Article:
Quality of life comparing dor and toupet after heller myotomy for achalasia

Jonathan M. Tomasko, Toms Augustin, Tung T. Tran, Randy Haluck, Ann Rogers, Jerome Lyn-Sue

Research output: Contribution to journalArticle

7 Citations (Scopus)

Abstract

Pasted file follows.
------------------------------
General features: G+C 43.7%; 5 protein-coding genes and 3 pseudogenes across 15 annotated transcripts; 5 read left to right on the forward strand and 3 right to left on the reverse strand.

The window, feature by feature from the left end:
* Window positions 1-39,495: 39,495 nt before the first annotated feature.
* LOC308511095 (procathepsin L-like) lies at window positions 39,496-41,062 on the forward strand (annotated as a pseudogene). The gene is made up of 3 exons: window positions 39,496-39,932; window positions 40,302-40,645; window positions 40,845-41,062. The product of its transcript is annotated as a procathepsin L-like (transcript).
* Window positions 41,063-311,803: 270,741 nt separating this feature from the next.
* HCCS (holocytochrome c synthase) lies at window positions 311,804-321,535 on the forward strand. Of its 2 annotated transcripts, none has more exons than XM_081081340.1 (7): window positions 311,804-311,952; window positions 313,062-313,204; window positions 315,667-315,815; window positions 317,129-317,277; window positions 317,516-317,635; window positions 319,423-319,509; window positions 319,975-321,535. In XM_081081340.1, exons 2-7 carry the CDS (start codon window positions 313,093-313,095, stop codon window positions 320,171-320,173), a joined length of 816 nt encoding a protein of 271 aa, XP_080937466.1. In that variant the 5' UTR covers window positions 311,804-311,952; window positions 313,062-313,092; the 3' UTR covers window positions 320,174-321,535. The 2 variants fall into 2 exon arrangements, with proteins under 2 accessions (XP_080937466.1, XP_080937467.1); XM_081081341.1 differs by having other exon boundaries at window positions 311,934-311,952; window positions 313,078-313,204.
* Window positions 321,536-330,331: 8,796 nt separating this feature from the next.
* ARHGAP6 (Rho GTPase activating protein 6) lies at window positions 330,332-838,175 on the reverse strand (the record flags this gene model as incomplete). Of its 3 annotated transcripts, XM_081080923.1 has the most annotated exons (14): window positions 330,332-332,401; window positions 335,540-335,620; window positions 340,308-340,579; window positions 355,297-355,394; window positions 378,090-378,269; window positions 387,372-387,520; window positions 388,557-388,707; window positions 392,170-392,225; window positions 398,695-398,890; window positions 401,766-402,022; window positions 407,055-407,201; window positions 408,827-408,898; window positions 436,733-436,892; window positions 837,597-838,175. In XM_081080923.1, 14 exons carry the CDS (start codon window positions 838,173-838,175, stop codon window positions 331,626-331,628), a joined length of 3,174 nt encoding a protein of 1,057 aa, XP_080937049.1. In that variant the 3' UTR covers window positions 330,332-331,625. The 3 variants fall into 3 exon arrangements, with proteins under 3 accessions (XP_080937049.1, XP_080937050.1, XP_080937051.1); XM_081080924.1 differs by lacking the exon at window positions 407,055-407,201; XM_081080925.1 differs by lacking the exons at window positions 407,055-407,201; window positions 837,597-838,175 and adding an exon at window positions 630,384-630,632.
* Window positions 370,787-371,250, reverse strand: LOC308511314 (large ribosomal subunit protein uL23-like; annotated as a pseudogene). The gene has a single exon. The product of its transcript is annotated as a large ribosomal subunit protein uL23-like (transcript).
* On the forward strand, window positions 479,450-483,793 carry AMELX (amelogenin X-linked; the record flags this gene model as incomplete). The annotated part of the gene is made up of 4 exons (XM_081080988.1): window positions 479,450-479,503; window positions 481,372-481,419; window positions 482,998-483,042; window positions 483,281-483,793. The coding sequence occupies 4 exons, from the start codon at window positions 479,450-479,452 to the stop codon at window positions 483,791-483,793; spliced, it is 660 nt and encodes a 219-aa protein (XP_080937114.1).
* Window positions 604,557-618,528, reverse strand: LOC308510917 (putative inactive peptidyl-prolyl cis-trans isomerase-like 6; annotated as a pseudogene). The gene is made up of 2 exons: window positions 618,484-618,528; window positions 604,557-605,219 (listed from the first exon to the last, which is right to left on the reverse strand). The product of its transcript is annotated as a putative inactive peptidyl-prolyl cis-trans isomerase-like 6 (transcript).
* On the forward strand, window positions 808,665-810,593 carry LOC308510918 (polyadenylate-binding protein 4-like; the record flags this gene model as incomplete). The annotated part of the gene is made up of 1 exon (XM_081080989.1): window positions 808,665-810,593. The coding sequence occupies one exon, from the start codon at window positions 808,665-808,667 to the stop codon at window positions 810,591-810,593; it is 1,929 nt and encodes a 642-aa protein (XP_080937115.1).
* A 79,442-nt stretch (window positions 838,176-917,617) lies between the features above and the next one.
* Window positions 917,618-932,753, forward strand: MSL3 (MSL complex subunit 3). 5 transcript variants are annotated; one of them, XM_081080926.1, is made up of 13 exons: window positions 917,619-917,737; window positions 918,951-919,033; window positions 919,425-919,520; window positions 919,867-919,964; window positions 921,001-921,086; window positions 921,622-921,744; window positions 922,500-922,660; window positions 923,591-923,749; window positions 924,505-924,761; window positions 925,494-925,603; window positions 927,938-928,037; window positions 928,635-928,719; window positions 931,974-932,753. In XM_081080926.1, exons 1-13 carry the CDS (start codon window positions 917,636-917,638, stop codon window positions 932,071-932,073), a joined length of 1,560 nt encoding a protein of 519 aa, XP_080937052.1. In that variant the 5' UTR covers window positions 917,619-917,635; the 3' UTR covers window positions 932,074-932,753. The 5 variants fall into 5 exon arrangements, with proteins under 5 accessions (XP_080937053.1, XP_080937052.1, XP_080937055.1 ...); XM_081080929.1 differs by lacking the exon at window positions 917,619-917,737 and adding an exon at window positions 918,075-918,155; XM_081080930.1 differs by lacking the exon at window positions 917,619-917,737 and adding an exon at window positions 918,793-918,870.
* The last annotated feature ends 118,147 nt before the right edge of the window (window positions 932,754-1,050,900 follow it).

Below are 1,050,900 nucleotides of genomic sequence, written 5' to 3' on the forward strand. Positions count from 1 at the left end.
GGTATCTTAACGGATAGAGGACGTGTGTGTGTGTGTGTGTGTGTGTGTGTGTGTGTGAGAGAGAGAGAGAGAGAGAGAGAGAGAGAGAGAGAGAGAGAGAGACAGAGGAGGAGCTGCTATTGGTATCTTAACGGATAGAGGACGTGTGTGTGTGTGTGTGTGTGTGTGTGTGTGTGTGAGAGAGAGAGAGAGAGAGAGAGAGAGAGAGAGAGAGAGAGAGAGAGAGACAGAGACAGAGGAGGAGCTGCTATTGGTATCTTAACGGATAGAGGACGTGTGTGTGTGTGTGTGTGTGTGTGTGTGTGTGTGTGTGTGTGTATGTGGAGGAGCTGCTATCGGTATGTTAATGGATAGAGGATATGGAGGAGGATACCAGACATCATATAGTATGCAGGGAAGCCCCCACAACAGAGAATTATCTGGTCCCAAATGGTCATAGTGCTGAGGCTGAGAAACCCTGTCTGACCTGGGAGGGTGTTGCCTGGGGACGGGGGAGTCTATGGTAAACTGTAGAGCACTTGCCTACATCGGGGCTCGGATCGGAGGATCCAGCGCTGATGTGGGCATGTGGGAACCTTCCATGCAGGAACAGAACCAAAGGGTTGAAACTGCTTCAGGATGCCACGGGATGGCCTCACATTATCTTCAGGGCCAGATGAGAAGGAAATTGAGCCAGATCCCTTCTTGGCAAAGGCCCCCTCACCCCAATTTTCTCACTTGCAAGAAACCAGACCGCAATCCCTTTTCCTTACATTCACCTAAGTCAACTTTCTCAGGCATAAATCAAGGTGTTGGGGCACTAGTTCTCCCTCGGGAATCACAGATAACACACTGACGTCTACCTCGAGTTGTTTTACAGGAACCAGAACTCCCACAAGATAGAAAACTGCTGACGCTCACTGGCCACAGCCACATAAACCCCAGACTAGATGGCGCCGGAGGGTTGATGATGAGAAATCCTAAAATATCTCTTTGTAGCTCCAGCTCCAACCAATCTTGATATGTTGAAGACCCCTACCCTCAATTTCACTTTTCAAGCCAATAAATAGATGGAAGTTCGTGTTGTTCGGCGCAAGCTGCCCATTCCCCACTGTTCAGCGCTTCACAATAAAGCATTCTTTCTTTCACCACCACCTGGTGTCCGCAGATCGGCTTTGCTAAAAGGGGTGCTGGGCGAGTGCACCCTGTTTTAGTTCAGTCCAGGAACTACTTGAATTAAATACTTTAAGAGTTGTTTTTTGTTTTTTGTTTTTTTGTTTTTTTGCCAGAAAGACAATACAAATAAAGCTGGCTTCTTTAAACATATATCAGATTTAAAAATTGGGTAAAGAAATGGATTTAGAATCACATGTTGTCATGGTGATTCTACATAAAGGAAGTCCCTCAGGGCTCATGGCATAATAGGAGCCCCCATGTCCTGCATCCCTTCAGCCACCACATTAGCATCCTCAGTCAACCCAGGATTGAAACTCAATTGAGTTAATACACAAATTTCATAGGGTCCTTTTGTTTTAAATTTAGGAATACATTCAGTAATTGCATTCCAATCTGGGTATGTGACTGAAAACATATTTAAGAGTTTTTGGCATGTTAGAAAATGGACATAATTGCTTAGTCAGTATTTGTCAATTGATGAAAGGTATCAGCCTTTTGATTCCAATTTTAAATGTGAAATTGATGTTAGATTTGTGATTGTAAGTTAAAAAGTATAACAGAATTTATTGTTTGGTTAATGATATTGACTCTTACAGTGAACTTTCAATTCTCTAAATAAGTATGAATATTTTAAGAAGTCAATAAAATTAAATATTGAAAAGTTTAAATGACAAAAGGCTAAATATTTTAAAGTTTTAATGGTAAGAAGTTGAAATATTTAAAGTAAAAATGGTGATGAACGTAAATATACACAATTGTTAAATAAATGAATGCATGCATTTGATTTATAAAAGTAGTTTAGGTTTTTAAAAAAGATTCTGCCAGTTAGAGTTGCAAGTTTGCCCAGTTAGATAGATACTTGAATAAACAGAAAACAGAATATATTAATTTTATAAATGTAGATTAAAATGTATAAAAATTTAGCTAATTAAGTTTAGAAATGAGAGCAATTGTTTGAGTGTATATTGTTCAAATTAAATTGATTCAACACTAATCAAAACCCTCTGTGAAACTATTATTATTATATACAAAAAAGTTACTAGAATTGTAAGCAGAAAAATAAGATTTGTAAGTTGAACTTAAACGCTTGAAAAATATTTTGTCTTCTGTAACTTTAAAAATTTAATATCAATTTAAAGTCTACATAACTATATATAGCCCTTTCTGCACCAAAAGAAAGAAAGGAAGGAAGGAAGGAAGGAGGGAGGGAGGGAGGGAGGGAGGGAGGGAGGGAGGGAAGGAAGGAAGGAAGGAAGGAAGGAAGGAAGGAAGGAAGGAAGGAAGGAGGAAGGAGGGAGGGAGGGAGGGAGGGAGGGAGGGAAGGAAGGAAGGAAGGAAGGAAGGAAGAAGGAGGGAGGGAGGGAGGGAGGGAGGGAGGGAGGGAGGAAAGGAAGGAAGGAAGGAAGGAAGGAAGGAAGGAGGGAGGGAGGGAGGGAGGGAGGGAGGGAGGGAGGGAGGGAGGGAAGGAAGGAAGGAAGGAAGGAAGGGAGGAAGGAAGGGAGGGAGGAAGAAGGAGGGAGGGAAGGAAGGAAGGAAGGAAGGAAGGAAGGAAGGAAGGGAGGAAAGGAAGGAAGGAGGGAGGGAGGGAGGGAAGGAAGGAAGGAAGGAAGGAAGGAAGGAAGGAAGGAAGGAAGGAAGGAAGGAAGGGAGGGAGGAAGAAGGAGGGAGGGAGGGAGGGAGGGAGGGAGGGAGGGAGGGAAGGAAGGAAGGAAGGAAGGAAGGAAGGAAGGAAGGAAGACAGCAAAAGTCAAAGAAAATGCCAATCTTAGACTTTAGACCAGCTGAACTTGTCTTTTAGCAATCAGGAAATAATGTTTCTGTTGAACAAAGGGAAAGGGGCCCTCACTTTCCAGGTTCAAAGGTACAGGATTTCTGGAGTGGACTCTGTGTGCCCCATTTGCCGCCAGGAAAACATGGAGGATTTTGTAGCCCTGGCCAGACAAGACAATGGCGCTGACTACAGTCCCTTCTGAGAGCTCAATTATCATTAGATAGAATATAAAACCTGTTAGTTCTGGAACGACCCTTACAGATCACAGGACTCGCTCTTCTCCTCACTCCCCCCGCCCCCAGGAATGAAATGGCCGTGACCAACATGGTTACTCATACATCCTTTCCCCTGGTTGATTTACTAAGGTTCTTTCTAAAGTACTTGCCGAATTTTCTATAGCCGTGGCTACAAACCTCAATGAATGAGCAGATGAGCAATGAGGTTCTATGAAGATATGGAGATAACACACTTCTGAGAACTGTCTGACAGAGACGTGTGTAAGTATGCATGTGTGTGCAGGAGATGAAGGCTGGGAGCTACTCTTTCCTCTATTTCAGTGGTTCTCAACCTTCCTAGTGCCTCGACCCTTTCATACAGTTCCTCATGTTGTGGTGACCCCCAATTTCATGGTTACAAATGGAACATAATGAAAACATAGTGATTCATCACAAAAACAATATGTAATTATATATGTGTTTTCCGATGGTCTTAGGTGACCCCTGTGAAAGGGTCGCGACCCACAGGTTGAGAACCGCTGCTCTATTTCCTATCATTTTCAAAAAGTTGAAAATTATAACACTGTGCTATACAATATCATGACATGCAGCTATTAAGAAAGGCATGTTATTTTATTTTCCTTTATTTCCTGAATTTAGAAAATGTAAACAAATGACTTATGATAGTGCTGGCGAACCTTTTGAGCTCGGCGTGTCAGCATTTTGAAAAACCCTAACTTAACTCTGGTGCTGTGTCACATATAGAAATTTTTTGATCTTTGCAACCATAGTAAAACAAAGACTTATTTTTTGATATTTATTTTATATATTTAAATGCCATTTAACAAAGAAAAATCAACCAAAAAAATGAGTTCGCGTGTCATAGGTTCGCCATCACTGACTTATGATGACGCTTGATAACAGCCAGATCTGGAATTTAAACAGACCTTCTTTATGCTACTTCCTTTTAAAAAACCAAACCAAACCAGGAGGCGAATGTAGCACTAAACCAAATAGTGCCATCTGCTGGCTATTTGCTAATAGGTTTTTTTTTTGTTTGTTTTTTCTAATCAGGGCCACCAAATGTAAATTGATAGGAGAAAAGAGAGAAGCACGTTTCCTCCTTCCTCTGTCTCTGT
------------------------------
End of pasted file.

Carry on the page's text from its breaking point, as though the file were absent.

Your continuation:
Background: Laparoscopic Heller cardiomyotomy (LHC) is standard therapy for achalasia. Traditionally, an antireflux procedure has accompanied the myotomy. This study was undertaken to compare quality-of-life outcomes between patients undergoing myotomy with Toupet versus Dor fundoplication. In addition, we investigated overall patient satisfaction after LHC in the treatment of achalasia. Methods: One hundred thirty-five patients who underwent LHC over a 13-year period were identified for inclusion. Symptoms queried included dysphagia, heartburn, and bloating using the Gastroesophageal Reflux Disease-Health-Related Quality of Life Scale and a second published scale for the assessment of gastroesophageal reflux disease and dysphagia symptoms. The patients’ overall satisfaction after surgery was also rated. Data were compared on the basis of type of fundoplication. Symptom scores were analyzed using chi-square tests and Fisher’s exact tests. Results: Sixty-three patients completed the survey (47%). There were no perioperative deaths or reoperations. The mean length of stay was 2.8 days. The mean operative time for LHC with Toupet fundoplication was 137.3 ± 30.91 minutes and for LHC with Dor fundoplication was 111.5 ± 32.44 minutes (P =.006). There was no difference with respect to the incidence or severity of postoperative heartburn, dysphagia, or bloating. Overall satisfaction with Toupet fundoplication was 87.5% and with Dor fundoplication was 93.8% (P >.999). Conclusions: LHC with either Toupet or Dor fundoplication gave excellent patient satisfaction. Postoperative symptoms of heartburn and dysphagia were equivalent when comparing LHC with either antireflux procedure. Dor and Toupet fundoplication were found to have equivalent outcomes in the short term. We prefer Dor to Toupet fundoplication because of its decreased need for extensive dissection and better mucosal protection.